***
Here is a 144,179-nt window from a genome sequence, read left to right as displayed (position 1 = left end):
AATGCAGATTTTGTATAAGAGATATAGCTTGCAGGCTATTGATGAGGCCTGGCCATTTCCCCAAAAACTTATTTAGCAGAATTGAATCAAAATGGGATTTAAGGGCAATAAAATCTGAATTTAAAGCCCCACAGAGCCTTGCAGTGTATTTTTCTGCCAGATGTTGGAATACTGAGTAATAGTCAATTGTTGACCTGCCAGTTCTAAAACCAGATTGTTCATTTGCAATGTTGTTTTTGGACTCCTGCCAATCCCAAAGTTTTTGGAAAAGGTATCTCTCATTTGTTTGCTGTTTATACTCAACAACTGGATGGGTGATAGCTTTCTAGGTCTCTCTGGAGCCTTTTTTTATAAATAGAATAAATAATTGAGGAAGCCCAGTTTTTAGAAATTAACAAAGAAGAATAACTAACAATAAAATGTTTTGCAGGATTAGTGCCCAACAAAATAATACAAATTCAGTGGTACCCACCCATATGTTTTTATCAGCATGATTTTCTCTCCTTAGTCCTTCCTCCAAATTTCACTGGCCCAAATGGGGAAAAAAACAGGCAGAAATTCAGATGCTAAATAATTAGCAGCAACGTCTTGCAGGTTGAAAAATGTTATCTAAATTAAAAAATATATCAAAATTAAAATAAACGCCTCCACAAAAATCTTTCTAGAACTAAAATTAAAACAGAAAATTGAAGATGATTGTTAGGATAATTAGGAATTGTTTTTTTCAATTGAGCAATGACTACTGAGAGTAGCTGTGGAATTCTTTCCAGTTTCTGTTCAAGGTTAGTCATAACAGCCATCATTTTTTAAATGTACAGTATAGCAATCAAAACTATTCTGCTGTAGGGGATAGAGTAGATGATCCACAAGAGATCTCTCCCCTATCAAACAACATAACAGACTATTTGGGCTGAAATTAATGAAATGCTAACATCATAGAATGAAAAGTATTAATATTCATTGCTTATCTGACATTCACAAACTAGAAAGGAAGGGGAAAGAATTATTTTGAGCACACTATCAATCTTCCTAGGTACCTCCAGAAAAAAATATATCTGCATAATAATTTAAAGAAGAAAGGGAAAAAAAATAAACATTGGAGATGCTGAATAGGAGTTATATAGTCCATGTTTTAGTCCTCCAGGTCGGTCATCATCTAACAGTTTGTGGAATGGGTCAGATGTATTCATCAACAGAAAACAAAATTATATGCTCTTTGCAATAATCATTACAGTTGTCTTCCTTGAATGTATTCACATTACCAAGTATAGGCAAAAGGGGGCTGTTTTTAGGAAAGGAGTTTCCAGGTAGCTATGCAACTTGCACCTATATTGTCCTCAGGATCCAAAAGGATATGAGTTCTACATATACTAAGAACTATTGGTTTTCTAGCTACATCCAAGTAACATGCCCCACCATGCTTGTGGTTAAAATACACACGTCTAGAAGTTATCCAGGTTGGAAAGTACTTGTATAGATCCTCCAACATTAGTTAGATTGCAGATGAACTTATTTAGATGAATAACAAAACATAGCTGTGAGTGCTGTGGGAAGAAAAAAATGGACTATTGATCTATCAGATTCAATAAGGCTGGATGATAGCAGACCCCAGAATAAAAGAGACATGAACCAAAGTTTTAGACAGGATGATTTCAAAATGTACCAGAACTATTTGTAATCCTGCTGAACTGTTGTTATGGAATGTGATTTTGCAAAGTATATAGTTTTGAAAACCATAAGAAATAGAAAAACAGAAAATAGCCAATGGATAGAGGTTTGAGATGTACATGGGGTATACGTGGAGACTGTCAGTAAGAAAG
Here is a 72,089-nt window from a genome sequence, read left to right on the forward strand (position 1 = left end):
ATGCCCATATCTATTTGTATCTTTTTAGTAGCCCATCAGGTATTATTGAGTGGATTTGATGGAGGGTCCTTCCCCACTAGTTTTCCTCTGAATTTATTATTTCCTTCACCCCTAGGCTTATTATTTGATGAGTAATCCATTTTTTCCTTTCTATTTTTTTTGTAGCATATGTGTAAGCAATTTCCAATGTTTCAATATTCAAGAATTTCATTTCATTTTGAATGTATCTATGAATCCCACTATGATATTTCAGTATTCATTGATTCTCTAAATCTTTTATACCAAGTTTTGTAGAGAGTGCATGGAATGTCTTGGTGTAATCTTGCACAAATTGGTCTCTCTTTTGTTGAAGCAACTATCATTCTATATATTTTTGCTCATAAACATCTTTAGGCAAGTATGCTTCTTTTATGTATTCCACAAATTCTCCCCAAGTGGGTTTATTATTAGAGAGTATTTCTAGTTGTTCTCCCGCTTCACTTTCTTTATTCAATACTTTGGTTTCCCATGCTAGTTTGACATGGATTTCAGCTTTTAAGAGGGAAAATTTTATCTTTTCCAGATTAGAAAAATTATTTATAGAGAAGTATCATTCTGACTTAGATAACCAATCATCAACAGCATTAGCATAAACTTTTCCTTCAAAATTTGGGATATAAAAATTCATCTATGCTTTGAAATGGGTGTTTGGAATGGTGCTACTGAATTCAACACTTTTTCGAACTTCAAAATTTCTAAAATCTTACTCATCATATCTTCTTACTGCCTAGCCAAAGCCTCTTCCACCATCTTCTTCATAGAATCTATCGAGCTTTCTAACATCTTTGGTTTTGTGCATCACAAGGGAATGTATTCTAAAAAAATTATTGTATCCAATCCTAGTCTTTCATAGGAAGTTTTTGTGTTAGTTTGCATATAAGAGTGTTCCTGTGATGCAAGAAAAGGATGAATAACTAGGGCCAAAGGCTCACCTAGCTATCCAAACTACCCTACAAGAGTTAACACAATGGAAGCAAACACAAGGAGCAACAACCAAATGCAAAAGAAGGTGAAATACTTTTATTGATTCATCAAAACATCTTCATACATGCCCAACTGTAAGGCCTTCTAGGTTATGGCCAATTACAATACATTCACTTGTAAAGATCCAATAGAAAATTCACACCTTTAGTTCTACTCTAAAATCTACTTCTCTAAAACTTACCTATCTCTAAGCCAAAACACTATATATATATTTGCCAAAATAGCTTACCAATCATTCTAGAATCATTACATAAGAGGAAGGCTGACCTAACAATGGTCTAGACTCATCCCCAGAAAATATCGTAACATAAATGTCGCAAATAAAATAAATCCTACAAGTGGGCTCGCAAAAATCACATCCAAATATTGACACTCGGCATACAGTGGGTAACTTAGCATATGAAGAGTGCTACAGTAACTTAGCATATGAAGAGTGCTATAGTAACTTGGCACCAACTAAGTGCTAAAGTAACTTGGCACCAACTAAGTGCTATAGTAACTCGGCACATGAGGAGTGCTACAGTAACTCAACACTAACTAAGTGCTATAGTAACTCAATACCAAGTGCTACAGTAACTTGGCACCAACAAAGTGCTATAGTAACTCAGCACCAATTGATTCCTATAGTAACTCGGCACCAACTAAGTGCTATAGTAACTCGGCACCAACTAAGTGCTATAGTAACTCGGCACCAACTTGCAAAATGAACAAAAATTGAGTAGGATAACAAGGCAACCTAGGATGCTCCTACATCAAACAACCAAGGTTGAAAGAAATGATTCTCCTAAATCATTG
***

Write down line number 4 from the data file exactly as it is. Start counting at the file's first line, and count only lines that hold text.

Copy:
ATGCCCATATCTATTTGTATCTTTTTAGTAGCCCATCAGGTATTATTGAGTGGATTTGATGGAGGGTCCTTCCCCACTAGTTTTCCTCTGAATTTATTATTTCCTTCACCCCTAGGCTTATTATTTGATGAGTAATCCATTTTTTCCTTTCTATTTTTTTTGTAGCATATGTGTAAGCAATTTCCAATGTTTCAATATTCAAGAATTTCATTTCATTTTGAATGTATCTATGAATCCCACTATGATATTTCAGTATTCATTGATTCTCTAAATCTTTTATACCAAGTTTTGTAGAGAGTGCATGGAATGTCTTGGTGTAATCTTGCACAAATTGGTCTCTCTTTTGTTGAAGCAACTATCATTCTATATATTTTTGCTCATAAACATCTTTAGGCAAGTATGCTTCTTTTATGTATTCCACAAATTCTCCCCAAGTGGGTTTATTATTAGAGAGTATTTCTAGTTGTTCTCCCGCTTCACTTTCTTTATTCAATACTTTGGTTTCCCATGCTAGTTTGACATGGATTTCAGCTTTTAAGAGGGAAAATTTTATCTTTTCCAGATTAGAAAAATTATTTATAGAGAAGTATCATTCTGACTTAGATAACCAATCATCAACAGCATTAGCATAAACTTTTCCTTCAAAATTTGGGATATAAAAATTCATCTATGCTTTGAAATGGGTGTTTGGAATGGTGCTACTGAATTCAACACTTTTTCGAACTTCAAAATTTCTAAAATCTTACTCATCATATCTTCTTACTGCCTAGCCAAAGCCTCTTCCACCATCTTCTTCATAGAATCTATCGAGCTTTCTAACATCTTTGGTTTTGTGCATCACAAGGGAATGTATTCTAAAAAAATTATTGTATCCAATCCTAGTCTTTCATAGGAAGTTTTTGTGTTAGTTTGCATATAAGAGTGTTCCTGTGATGCAAGAAAAGGATGAATAACTAGGGCCAAAGGCTCACCTAGCTATCCAAACTACCCTACAAGAGTTAACACAATGGAAGCAAACACAAGGAGCAACAACCAAATGCAAAAGAAGGTGAAATACTTTTATTGATTCATCAAAACATCTTCATACATGCCCAACTGTAAGGCCTTCTAGGTTATGGCCAATTACAATACATTCACTTGTAAAGATCCAATAGAAAATTCACACCTTTAGTTCTACTCTAAAATCTACTTCTCTAAAACTTACCTATCTCTAAGCCAAAACACTATATATATATTTGCCAAAATAGCTTACCAATCATTCTAGAATCATTACATAAGAGGAAGGCTGACCTAACAATGGTCTAGACTCATCCCCAGAAAATATCGTAACATAAATGTCGCAAATAAAATAAATCCTACAAGTGGGCTCGCAAAAATCACATCCAAATATTGACACTCGGCATACAGTGGGTAACTTAGCATATGAAGAGTGCTACAGTAACTTAGCATATGAAGAGTGCTATAGTAACTTGGCACCAACTAAGTGCTAAAGTAACTTGGCACCAACTAAGTGCTATAGTAACTCGGCACATGAGGAGTGCTACAGTAACTCAACACTAACTAAGTGCTATAGTAACTCAATACCAAGTGCTACAGTAACTTGGCACCAACAAAGTGCTATAGTAACTCAGCACCAATTGATTCCTATAGTAACTCGGCACCAACTAAGTGCTATAGTAACTCGGCACCAACTAAGTGCTATAGTAACTCGGCACCAACTTGCAAAATGAACAAAAATTGAGTAGGATAACAAGGCAACCTAGGATGCTCCTACATCAAACAACCAAGGTTGAAAGAAATGATTCTCCTAAATCATTG